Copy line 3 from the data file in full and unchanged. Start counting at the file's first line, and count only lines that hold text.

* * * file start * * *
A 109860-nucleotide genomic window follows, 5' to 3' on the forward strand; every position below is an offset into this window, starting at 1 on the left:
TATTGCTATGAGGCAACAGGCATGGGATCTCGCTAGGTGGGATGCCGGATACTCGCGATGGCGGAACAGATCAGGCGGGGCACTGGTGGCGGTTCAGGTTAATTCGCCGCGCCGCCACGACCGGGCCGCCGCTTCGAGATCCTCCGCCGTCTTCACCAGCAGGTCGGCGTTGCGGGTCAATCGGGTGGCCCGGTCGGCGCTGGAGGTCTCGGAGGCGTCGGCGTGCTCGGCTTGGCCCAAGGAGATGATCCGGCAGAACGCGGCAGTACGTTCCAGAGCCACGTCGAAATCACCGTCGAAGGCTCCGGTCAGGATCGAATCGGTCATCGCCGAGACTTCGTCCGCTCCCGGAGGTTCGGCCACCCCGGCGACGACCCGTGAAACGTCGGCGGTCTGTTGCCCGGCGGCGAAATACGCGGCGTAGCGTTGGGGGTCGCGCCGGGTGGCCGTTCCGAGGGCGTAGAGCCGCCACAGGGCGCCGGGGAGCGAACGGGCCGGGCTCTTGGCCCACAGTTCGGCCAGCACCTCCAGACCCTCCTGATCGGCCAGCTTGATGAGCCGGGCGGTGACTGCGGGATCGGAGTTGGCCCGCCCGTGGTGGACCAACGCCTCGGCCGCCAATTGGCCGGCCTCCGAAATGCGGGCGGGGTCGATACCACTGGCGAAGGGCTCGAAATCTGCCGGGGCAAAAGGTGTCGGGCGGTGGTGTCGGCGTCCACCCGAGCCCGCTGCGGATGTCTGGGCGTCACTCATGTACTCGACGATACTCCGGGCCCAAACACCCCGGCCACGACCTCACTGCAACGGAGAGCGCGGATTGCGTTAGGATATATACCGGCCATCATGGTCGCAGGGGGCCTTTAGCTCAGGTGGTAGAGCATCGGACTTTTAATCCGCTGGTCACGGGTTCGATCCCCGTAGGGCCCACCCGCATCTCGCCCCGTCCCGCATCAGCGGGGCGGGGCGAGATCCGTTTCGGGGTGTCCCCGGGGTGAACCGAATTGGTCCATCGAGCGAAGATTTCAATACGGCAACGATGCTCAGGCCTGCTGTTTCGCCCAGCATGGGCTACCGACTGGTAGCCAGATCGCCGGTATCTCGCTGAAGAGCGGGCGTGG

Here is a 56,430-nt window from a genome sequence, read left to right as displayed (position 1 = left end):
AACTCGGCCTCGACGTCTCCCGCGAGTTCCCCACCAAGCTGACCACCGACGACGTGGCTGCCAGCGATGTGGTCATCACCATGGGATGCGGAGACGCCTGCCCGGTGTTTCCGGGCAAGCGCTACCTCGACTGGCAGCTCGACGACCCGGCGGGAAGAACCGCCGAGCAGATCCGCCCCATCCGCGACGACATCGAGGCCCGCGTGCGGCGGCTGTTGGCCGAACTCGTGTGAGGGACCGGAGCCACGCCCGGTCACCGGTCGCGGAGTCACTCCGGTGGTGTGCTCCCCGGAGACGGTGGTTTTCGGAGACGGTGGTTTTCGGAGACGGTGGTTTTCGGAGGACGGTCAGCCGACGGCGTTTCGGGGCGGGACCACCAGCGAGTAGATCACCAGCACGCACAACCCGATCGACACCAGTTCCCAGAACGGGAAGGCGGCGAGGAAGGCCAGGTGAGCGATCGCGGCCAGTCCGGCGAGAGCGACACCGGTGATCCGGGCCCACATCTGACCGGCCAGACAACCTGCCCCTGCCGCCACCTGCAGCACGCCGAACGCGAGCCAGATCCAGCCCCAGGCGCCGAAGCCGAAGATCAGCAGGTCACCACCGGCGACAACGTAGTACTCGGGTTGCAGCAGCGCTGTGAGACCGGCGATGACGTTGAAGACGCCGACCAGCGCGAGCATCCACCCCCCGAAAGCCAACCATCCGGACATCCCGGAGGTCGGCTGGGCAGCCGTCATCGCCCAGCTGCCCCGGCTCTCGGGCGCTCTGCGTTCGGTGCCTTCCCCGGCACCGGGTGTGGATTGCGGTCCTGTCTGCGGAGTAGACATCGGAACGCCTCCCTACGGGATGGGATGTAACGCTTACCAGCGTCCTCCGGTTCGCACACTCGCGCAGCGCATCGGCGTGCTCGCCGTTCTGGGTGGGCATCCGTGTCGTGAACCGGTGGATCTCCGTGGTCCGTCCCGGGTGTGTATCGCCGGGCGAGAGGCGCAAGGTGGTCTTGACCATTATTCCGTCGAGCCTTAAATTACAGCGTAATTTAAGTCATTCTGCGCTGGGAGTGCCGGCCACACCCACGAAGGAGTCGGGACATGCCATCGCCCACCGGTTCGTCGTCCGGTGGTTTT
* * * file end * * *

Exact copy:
Here is a 56,430-nt window from a genome sequence, read left to right as displayed (position 1 = left end):